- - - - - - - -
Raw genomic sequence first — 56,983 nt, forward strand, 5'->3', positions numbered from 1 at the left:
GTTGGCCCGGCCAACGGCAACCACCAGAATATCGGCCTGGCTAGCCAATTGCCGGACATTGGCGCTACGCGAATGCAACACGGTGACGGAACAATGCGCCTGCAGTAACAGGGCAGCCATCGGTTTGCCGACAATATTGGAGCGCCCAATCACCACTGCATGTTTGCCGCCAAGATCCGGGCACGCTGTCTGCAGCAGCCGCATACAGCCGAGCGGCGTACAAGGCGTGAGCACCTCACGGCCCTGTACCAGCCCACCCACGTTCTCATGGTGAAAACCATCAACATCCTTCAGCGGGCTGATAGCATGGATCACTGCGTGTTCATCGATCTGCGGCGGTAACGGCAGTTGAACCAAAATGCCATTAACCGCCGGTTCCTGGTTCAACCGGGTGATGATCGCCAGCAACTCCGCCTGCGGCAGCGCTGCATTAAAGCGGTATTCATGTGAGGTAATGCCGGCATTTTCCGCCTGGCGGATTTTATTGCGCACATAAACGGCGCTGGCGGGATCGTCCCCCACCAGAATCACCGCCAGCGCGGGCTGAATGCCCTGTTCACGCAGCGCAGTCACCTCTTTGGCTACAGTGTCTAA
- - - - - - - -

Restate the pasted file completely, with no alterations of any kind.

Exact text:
Raw genomic sequence first — 56,983 nt, forward strand, 5'->3', positions numbered from 1 at the left:
GTTGGCCCGGCCAACGGCAACCACCAGAATATCGGCCTGGCTAGCCAATTGCCGGACATTGGCGCTACGCGAATGCAACACGGTGACGGAACAATGCGCCTGCAGTAACAGGGCAGCCATCGGTTTGCCGACAATATTGGAGCGCCCAATCACCACTGCATGTTTGCCGCCAAGATCCGGGCACGCTGTCTGCAGCAGCCGCATACAGCCGAGCGGCGTACAAGGCGTGAGCACCTCACGGCCCTGTACCAGCCCACCCACGTTCTCATGGTGAAAACCATCAACATCCTTCAGCGGGCTGATAGCATGGATCACTGCGTGTTCATCGATCTGCGGCGGTAACGGCAGTTGAACCAAAATGCCATTAACCGCCGGTTCCTGGTTCAACCGGGTGATGATCGCCAGCAACTCCGCCTGCGGCAGCGCTGCATTAAAGCGGTATTCATGTGAGGTAATGCCGGCATTTTCCGCCTGGCGGATTTTATTGCGCACATAAACGGCGCTGGCGGGATCGTCCCCCACCAGAATCACCGCCAGCGCGGGCTGAATGCCCTGTTCACGCAGCGCAGTCACCTCTTTGGCTACAGTGTCTAA